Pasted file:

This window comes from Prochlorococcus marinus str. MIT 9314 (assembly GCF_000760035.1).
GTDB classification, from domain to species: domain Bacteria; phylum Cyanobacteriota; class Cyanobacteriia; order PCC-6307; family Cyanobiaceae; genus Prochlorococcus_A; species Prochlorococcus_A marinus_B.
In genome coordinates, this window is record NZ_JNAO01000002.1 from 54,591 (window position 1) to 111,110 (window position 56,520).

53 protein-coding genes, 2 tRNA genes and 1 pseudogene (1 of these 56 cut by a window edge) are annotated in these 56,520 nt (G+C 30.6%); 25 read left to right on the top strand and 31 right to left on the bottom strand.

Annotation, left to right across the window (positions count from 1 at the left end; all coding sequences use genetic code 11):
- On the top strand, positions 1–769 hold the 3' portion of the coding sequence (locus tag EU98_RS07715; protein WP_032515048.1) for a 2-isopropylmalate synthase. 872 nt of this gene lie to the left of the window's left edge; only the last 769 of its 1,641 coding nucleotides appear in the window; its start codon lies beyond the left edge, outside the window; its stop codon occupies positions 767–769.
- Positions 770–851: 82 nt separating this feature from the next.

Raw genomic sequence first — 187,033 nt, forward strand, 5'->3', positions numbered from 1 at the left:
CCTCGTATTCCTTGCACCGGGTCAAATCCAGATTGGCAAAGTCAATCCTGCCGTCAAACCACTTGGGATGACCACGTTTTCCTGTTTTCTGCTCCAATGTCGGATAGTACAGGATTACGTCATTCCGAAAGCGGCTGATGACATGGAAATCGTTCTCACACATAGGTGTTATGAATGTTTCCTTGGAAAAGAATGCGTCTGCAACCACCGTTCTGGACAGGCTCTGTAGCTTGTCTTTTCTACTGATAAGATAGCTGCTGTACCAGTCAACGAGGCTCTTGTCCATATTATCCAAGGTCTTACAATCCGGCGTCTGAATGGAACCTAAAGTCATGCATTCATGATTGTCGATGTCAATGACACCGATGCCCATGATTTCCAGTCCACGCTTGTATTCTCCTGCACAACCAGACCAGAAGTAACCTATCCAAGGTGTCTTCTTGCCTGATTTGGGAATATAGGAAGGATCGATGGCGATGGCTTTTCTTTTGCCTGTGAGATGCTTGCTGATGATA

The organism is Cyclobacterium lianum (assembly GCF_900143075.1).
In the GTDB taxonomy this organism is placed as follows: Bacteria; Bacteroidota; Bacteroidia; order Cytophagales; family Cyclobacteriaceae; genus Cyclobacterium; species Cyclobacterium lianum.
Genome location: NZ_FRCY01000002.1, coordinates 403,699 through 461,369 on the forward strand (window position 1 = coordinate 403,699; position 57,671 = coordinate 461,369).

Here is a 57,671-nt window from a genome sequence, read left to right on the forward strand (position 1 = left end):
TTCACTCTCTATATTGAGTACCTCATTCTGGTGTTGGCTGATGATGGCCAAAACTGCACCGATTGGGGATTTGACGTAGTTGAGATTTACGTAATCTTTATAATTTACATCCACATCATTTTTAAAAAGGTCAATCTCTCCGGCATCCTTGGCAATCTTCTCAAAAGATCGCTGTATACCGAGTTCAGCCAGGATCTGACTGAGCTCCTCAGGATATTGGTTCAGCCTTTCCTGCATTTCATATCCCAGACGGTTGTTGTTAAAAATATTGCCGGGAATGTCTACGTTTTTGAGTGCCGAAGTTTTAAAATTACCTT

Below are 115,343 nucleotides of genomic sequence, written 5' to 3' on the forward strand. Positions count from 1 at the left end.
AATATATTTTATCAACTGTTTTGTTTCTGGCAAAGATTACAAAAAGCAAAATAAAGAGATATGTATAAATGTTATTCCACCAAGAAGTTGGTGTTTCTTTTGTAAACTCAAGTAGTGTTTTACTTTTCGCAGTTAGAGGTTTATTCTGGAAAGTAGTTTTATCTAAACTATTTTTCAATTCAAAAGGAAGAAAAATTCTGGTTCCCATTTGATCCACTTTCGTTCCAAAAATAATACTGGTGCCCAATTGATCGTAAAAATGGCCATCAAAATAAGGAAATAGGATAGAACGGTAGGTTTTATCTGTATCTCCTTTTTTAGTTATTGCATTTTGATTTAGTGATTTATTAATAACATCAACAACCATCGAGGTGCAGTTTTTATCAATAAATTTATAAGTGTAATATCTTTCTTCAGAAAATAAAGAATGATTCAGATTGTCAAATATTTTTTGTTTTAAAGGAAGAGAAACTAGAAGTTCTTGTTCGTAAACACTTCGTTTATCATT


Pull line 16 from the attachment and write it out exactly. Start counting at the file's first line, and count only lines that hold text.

AATATATTTTATCAACTGTTTTGTTTCTGGCAAAGATTACAAAAAGCAAAATAAAGAGATATGTATAAATGTTATTCCACCAAGAAGTTGGTGTTTCTTTTGTAAACTCAAGTAGTGTTTTACTTTTCGCAGTTAGAGGTTTATTCTGGAAAGTAGTTTTATCTAAACTATTTTTCAATTCAAAAGGAAGAAAAATTCTGGTTCCCATTTGATCCACTTTCGTTCCAAAAATAATACTGGTGCCCAATTGATCGTAAAAATGGCCATCAAAATAAGGAAATAGGATAGAACGGTAGGTTTTATCTGTATCTCCTTTTTTAGTTATTGCATTTTGATTTAGTGATTTATTAATAACATCAACAACCATCGAGGTGCAGTTTTTATCAATAAATTTATAAGTGTAATATCTTTCTTCAGAAAATAAAGAATGATTCAGATTGTCAAATATTTTTTGTTTTAAAGGAAGAGAAACTAGAAGTTCTTGTTCGTAAACACTTCGTTTATCATT